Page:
Caught on razor’s edge of my life


I was born on ‘Algonquian’ land in a white man’s Chicago hospital

three hundred years after European ancestors began pirating

I chose a beautiful boarding school built

on The land where Great Spirit dwells in “Mesquakie’s” story

set at the foot of the prehistoric ‘Mound’, built

by pre-historic ‘Mound Builders’ before the birth of land titles

no one should claim to own,

but we never speak of that.


Much like early pioneers running for freedom to California

I finally fled the noise of urban chaos, arriving on land cared for

 by the “Miwok”, a whole people nearly erased by settlers.

It was nature choked by asphalt and lies that didn’t speak

the language of the land, won from Mexico, who could

no longer fight the hunger for the gold and green and ocean

that no one should dare to say is theirs,

but we never put that in our history books.


Now I live on land taken by Mexico from “Seri” and “Yaqui” peoples,

each day I sit at the foot of their sacred mountain

where once their warriors rebuild their strength and courage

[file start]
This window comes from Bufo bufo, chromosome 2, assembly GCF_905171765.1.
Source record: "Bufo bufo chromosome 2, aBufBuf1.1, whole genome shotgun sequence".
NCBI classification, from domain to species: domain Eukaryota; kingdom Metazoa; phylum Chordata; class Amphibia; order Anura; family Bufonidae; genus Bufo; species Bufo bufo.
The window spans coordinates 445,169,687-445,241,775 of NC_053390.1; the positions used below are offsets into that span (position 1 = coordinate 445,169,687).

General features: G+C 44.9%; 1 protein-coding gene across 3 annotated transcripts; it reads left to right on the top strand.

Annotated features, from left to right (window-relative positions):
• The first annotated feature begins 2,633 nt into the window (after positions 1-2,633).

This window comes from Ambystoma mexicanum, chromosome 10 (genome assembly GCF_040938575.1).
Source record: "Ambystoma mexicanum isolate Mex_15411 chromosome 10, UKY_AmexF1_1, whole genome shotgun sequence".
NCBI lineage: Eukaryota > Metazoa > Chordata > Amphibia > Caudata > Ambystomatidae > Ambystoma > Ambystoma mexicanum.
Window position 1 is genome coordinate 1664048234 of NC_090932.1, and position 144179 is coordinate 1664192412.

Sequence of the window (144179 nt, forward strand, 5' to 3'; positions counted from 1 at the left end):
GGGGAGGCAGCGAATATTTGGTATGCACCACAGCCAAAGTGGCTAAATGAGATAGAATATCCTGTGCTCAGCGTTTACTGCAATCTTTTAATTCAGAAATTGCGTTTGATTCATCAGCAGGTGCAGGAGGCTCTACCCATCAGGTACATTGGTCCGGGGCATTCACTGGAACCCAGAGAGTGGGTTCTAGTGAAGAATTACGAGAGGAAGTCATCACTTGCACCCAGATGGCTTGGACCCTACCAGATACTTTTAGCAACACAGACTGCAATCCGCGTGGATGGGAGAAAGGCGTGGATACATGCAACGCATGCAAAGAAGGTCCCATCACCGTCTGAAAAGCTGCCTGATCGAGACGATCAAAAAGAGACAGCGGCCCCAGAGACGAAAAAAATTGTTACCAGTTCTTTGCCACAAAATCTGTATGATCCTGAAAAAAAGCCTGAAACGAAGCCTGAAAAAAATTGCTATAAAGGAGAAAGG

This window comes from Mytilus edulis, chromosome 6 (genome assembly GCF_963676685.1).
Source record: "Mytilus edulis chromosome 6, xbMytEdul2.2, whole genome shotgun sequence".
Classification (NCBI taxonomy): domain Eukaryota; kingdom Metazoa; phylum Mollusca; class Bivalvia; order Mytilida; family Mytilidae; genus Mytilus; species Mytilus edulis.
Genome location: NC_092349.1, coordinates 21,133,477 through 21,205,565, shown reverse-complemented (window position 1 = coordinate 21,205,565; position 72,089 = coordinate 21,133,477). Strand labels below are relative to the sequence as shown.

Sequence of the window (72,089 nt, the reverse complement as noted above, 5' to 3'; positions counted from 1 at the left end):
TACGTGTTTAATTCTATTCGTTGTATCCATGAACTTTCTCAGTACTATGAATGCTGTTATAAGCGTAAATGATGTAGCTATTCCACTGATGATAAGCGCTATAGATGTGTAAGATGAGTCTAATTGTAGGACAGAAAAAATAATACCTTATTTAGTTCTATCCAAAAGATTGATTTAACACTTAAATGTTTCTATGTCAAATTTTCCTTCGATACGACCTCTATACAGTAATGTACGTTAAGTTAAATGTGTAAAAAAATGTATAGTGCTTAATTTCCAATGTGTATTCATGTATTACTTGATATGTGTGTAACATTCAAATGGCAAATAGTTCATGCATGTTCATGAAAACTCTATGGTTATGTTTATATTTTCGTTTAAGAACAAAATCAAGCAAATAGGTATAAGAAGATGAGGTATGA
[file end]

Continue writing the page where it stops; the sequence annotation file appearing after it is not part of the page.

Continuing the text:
to fight another battle for their homeland from European ancestors

only to be run off later by Mexican powers with plans to develop

and rename as tourist attraction stolen land and sea

that only fools would say they own,

but those histories are not written on the legal papers.


How can I be grateful and ashamed at the same time?

How can I live in this house built with Mexican sweat and cement?

How can I speak without shame as I turn to the ancestors to say

On this Thanksgiving Day I give thanks for all the riches the ancesters took?

And yet my gratitude for this place lives and pumps in my blood,

I wear the shame for people who keep taking other people’s land

that no one has the right to own,

when will we white victors concede the deep and shameful truths?





Sharon Lopez Mooney, Bahia summer sits on my writing, From: Ginosko Literary Journal, Issue #26, Ed. Robert Paul Cesaretti, Fairfax, CA, Spring 2021, print and online